Jon Sieben’s victory in the 200 metres butterfly at the 1984 Los Angeles Olympics represented one of the most remarkable upsets in swimming history. The Australian went into the final of the race as an absolute outsider, overshadowed in terms of altitude and reputation by the world-beaters Michael Gross, of West Germany, and Pablo Morales, of the United States. Gross was 200 centimetres tall, with arms that measured 225cm outstretched; they called him “the Albatross”, and his powerful wingspan enabled him to cover 50m in three strokes fewer than Sieben. Even at a less awesome 188cm, Morales still towered nearly 15cm above Sieben, the youngest and most untried swimmer in the race. Sieben was 17, and many thought he had done well enough already - having swum two seconds better than his previous best to qualify.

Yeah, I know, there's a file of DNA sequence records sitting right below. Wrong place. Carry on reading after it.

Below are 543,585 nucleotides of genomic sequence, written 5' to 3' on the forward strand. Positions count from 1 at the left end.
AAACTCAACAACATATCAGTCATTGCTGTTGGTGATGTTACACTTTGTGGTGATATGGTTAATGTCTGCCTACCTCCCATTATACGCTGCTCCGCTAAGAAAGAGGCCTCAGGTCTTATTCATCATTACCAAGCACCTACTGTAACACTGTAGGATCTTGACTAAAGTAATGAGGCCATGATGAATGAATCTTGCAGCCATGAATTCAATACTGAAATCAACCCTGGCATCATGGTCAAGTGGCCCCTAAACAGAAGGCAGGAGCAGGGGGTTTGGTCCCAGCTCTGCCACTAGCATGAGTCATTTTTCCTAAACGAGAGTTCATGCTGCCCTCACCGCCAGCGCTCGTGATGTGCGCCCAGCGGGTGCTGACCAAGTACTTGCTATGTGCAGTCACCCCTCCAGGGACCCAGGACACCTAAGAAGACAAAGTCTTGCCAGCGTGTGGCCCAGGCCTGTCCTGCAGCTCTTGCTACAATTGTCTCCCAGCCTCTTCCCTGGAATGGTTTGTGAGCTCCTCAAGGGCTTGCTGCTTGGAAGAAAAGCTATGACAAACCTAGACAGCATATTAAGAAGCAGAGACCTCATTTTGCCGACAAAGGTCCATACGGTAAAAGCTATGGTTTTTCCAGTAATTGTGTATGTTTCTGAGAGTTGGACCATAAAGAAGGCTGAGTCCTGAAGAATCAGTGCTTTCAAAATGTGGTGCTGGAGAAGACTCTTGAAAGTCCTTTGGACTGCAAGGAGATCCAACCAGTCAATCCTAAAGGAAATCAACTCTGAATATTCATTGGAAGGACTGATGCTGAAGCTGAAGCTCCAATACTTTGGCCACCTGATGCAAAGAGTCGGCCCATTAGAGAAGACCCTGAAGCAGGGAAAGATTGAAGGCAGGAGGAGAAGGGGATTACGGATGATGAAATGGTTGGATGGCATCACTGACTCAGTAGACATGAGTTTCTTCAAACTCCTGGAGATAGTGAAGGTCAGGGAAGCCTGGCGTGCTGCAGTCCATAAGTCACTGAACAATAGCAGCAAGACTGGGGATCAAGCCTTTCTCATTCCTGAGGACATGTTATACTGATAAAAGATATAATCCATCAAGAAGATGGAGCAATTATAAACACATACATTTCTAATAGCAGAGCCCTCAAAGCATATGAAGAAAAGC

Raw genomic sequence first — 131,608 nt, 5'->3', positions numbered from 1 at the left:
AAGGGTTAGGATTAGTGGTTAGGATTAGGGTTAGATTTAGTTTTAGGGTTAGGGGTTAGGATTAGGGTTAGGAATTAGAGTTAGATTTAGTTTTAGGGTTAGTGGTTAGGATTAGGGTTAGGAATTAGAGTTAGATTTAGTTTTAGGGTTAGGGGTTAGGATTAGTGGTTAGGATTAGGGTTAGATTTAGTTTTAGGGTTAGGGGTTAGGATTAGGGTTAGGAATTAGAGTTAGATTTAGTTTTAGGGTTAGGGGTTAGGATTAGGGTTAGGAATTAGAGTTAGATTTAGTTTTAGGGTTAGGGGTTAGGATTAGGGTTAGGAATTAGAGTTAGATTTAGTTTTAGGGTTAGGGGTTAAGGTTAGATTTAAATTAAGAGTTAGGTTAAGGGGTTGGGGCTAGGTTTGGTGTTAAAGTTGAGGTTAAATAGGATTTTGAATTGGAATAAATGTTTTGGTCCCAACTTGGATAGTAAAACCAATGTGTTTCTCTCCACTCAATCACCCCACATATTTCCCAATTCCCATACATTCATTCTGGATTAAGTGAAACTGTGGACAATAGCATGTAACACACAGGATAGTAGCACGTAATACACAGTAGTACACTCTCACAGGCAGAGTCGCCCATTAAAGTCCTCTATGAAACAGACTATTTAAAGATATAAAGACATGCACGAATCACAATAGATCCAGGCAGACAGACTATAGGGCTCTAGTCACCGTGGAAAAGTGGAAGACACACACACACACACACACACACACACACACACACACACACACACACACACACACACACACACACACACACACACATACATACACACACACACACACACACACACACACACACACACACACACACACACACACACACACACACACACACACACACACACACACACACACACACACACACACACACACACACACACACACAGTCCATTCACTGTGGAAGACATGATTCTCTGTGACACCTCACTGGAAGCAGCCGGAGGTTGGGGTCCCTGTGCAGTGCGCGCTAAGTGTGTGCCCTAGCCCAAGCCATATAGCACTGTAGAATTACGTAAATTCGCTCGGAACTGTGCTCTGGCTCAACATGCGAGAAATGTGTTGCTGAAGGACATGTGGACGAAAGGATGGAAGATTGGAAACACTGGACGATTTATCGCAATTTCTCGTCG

Sieben didn’t agree. He refused to be intimidated by Gross, who had already won two gold medals and was a clear favourite to make it three. A butterfly swimmer since the age of nine, he had competed in the 1982 Brisbane Commonwealth Games, finishing third in the 200 butterfly and winning gold in a medley relay. On the pool-deck before the Olympic final, he told his exuberant coach Laurie Lawrence to settle down. “I know what I’m doing,” he said. He certainly did: swimming to his own plan, he was well back early, but exploded over the final stretch, powering past the leaders to win in the world record time of 1:57.04 - four seconds better than he had ever swum before Los Angeles.
Harry Gordon, AOC Historian